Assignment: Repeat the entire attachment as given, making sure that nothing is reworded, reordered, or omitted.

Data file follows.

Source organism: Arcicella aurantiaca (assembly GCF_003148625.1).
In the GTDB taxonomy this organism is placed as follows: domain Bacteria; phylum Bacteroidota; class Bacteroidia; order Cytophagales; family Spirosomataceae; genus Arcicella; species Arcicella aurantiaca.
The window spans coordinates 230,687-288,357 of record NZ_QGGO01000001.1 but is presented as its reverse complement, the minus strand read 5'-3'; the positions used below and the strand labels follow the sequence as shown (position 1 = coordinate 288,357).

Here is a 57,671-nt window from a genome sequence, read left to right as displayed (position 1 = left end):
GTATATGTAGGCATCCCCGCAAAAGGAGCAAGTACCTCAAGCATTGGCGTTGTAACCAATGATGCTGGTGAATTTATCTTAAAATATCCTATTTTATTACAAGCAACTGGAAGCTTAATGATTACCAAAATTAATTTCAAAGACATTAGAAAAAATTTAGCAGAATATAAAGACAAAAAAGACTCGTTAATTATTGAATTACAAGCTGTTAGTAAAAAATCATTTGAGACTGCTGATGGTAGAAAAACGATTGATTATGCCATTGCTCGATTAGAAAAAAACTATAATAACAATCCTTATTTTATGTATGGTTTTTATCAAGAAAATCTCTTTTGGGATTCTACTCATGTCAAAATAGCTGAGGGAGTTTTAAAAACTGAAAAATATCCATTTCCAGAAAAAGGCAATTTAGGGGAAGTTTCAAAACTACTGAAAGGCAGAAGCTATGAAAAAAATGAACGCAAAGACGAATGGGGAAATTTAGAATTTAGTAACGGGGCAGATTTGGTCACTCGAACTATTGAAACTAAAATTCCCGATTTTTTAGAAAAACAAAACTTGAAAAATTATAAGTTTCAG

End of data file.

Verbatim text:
Source organism: Arcicella aurantiaca (assembly GCF_003148625.1).
In the GTDB taxonomy this organism is placed as follows: domain Bacteria; phylum Bacteroidota; class Bacteroidia; order Cytophagales; family Spirosomataceae; genus Arcicella; species Arcicella aurantiaca.
The window spans coordinates 230,687-288,357 of record NZ_QGGO01000001.1 but is presented as its reverse complement, the minus strand read 5'-3'; the positions used below and the strand labels follow the sequence as shown (position 1 = coordinate 288,357).

Here is a 57,671-nt window from a genome sequence, read left to right as displayed (position 1 = left end):
GTATATGTAGGCATCCCCGCAAAAGGAGCAAGTACCTCAAGCATTGGCGTTGTAACCAATGATGCTGGTGAATTTATCTTAAAATATCCTATTTTATTACAAGCAACTGGAAGCTTAATGATTACCAAAATTAATTTCAAAGACATTAGAAAAAATTTAGCAGAATATAAAGACAAAAAAGACTCGTTAATTATTGAATTACAAGCTGTTAGTAAAAAATCATTTGAGACTGCTGATGGTAGAAAAACGATTGATTATGCCATTGCTCGATTAGAAAAAAACTATAATAACAATCCTTATTTTATGTATGGTTTTTATCAAGAAAATCTCTTTTGGGATTCTACTCATGTCAAAATAGCTGAGGGAGTTTTAAAAACTGAAAAATATCCATTTCCAGAAAAAGGCAATTTAGGGGAAGTTTCAAAACTACTGAAAGGCAGAAGCTATGAAAAAAATGAACGCAAAGACGAATGGGGAAATTTAGAATTTAGTAACGGGGCAGATTTGGTCACTCGAACTATTGAAACTAAAATTCCCGATTTTTTAGAAAAACAAAACTTGAAAAATTATAAGTTTCAG